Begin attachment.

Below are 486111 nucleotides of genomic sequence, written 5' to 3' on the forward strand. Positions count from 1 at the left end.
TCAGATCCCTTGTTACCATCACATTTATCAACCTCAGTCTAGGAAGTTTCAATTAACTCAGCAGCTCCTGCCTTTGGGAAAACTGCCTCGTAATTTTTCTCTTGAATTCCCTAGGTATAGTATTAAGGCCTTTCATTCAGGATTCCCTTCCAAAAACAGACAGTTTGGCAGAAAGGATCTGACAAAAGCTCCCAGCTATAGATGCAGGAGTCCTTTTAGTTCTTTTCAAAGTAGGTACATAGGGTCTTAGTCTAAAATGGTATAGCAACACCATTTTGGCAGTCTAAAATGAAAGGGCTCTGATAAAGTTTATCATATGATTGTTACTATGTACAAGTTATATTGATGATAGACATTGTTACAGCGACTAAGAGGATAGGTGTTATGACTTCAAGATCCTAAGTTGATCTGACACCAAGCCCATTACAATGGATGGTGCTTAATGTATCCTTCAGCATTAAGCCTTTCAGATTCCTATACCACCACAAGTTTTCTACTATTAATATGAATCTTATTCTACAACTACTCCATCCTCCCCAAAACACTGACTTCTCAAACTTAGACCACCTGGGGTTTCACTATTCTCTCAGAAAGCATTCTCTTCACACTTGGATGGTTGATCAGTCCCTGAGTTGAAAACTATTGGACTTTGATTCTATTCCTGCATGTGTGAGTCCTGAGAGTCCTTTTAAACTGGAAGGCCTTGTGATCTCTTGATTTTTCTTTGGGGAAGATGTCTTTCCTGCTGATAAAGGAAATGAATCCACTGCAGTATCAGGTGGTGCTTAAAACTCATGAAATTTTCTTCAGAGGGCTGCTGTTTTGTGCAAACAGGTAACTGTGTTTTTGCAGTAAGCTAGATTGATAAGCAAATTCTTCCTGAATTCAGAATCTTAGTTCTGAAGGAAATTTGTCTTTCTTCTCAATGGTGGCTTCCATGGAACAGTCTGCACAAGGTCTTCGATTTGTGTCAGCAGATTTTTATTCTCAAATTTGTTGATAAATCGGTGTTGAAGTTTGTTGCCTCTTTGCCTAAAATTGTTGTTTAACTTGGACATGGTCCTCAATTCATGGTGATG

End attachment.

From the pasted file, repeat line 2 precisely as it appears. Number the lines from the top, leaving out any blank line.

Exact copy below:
TCAGATCCCTTGTTACCATCACATTTATCAACCTCAGTCTAGGAAGTTTCAATTAACTCAGCAGCTCCTGCCTTTGGGAAAACTGCCTCGTAATTTTTCTCTTGAATTCCCTAGGTATAGTATTAAGGCCTTTCATTCAGGATTCCCTTCCAAAAACAGACAGTTTGGCAGAAAGGATCTGACAAAAGCTCCCAGCTATAGATGCAGGAGTCCTTTTAGTTCTTTTCAAAGTAGGTACATAGGGTCTTAGTCTAAAATGGTATAGCAACACCATTTTGGCAGTCTAAAATGAAAGGGCTCTGATAAAGTTTATCATATGATTGTTACTATGTACAAGTTATATTGATGATAGACATTGTTACAGCGACTAAGAGGATAGGTGTTATGACTTCAAGATCCTAAGTTGATCTGACACCAAGCCCATTACAATGGATGGTGCTTAATGTATCCTTCAGCATTAAGCCTTTCAGATTCCTATACCACCACAAGTTTTCTACTATTAATATGAATCTTATTCTACAACTACTCCATCCTCCCCAAAACACTGACTTCTCAAACTTAGACCACCTGGGGTTTCACTATTCTCTCAGAAAGCATTCTCTTCACACTTGGATGGTTGATCAGTCCCTGAGTTGAAAACTATTGGACTTTGATTCTATTCCTGCATGTGTGAGTCCTGAGAGTCCTTTTAAACTGGAAGGCCTTGTGATCTCTTGATTTTTCTTTGGGGAAGATGTCTTTCCTGCTGATAAAGGAAATGAATCCACTGCAGTATCAGGTGGTGCTTAAAACTCATGAAATTTTCTTCAGAGGGCTGCTGTTTTGTGCAAACAGGTAACTGTGTTTTTGCAGTAAGCTAGATTGATAAGCAAATTCTTCCTGAATTCAGAATCTTAGTTCTGAAGGAAATTTGTCTTTCTTCTCAATGGTGGCTTCCATGGAACAGTCTGCACAAGGTCTTCGATTTGTGTCAGCAGATTTTTATTCTCAAATTTGTTGATAAATCGGTGTTGAAGTTTGTTGCCTCTTTGCCTAAAATTGTTGTTTAACTTGGACATGGTCCTCAATTCATGGTGATG